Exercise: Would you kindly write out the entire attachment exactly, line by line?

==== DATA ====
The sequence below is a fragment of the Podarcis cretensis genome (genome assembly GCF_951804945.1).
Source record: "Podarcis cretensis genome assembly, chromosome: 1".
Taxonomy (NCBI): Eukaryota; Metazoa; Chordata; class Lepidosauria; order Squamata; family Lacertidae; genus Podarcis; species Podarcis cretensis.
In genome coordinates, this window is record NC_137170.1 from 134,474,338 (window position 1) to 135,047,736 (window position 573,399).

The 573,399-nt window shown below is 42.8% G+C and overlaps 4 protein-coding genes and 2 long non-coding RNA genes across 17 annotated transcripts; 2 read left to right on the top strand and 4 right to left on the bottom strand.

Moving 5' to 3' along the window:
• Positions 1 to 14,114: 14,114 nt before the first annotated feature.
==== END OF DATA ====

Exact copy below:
The sequence below is a fragment of the Podarcis cretensis genome (genome assembly GCF_951804945.1).
Source record: "Podarcis cretensis genome assembly, chromosome: 1".
Taxonomy (NCBI): Eukaryota; Metazoa; Chordata; class Lepidosauria; order Squamata; family Lacertidae; genus Podarcis; species Podarcis cretensis.
In genome coordinates, this window is record NC_137170.1 from 134,474,338 (window position 1) to 135,047,736 (window position 573,399).

The 573,399-nt window shown below is 42.8% G+C and overlaps 4 protein-coding genes and 2 long non-coding RNA genes across 17 annotated transcripts; 2 read left to right on the top strand and 4 right to left on the bottom strand.

Moving 5' to 3' along the window:
• Positions 1 to 14,114: 14,114 nt before the first annotated feature.